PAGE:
C) Model repositories such as the CellML repository  or the BioModels Database provide a central location to store models developed by the community. These models are then available to others for download and further analyses using other tools. The BioModels Database is primarily a model repository, however, it does provide simulation capabilities via the JWS simulator . In addition, the PathCase systems biology tool [25, 26] provides a central place for kinetic models from the BioModels Database and KEGG pathways to be queried, visualized, and simulated side-by-side. Similar to these resources, The Cell Collective provides the first repository (with simulation capabilities) for models based on a qualitative mathematical formalism.
D) Model exchange standards such as the Systems Biology Markup Language (SBML, [27, 28]) or CellML  make it easier for models to be exchanged between different groups and simulated/analyzed by different simulation tools. For example, when a research group wants to simulate a model deposited to the BioModels Database, the model’s description in SBML or CellML ensures that the model truly corresponds to the same model used by a different group, and hence the generated data can be easily reproduced. While users can share their models with other users of The Cell Collective directly, without the need to import/export model files, the platform currently provides SBML export features based on the most recent version of SBML L3 qualitative package .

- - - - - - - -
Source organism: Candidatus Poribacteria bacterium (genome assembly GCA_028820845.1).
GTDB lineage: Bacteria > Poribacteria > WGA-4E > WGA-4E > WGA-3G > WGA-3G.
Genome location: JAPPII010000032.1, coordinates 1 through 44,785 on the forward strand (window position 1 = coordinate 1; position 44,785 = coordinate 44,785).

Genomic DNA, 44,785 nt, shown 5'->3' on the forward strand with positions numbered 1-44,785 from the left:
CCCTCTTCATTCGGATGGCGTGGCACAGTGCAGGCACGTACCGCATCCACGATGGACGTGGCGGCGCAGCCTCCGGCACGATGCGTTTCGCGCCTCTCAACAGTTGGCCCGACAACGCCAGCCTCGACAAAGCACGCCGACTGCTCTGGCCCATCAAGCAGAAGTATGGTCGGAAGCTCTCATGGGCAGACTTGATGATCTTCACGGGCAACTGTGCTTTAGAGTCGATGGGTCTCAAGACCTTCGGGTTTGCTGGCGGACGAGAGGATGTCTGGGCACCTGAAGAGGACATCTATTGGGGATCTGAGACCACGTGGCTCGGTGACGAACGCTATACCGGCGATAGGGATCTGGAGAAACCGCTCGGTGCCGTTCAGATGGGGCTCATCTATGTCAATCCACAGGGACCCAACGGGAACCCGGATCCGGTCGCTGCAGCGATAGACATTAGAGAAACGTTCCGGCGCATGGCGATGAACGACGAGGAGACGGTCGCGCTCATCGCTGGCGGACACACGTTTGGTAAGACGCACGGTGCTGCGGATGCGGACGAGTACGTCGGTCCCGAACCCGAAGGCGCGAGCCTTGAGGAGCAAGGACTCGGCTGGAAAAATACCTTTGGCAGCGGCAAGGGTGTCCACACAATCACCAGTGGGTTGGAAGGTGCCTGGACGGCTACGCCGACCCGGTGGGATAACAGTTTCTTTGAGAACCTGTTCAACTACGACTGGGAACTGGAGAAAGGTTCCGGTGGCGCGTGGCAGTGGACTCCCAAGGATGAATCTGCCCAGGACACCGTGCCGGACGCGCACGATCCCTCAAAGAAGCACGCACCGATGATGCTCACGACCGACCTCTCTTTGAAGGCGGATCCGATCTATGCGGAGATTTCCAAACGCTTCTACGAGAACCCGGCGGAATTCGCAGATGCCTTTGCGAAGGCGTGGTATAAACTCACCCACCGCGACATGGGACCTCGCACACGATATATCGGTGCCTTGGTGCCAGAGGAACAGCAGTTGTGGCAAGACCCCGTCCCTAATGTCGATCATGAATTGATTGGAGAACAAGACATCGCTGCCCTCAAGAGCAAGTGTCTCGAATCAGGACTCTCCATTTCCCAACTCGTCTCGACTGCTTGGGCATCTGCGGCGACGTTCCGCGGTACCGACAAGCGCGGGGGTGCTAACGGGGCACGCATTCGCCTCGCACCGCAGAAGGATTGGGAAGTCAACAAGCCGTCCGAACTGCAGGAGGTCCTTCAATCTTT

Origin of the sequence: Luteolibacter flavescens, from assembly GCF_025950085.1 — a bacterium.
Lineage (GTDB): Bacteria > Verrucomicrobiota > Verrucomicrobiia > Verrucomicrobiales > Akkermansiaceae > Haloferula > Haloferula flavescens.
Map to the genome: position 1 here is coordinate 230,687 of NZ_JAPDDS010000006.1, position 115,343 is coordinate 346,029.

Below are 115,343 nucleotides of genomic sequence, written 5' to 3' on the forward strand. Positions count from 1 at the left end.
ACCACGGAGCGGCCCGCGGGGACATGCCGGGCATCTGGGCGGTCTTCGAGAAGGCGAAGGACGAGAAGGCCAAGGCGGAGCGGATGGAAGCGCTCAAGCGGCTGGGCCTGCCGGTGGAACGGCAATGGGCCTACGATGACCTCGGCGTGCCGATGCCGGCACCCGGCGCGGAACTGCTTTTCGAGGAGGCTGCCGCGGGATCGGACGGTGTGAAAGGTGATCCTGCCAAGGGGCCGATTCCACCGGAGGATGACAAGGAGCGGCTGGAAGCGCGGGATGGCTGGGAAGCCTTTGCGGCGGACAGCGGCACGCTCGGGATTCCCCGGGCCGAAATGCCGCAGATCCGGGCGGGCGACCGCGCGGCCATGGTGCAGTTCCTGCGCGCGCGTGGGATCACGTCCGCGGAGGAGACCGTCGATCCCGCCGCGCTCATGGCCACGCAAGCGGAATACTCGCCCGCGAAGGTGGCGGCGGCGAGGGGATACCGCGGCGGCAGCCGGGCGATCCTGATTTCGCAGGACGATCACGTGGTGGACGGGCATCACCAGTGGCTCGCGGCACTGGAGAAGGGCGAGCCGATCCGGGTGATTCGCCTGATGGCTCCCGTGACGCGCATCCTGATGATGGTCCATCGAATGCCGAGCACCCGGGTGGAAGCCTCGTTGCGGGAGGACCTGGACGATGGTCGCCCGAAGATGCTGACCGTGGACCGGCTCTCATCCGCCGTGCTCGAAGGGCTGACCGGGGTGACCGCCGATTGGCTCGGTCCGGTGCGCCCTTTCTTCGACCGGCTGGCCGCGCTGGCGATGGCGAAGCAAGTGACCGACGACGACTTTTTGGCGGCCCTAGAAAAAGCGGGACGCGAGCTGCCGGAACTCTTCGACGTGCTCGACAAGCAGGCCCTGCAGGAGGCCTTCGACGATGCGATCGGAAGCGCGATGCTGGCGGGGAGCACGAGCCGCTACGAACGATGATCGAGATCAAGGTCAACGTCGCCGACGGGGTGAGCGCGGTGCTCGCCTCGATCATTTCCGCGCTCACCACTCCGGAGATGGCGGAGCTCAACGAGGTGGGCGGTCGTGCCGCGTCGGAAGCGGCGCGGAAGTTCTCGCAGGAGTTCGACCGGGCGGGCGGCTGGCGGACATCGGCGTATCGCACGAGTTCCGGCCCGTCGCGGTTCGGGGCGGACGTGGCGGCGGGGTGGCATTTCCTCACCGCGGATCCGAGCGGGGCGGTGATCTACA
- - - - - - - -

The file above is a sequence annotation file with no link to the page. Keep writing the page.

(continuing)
E) Visualization and analysis tools for static interaction networks, such as the aforementioned Cytoscape , but also others including VisANT  or Gephi (http://gephi.org), have been used extensively to visualize and analyze the graph properties of networks of various types and sizes. As a complement to existing graph analyses, The Cell Collective deals with dynamical models – ones that can be put in motion via computer simulations – and hence focuses on the visualization of the dynamics of these models via simulations, and susbsequent analyses (e.g., input-output relationships). Together, The Cell Collective is a platform that not only provides a unique combination of successful systems biology and modeling approaches, but also offers significant innovations to these technologies. In this manuscript, discussed are the various components and features of the platform, and exemplified on a previously published large-scale network model of signal transduction .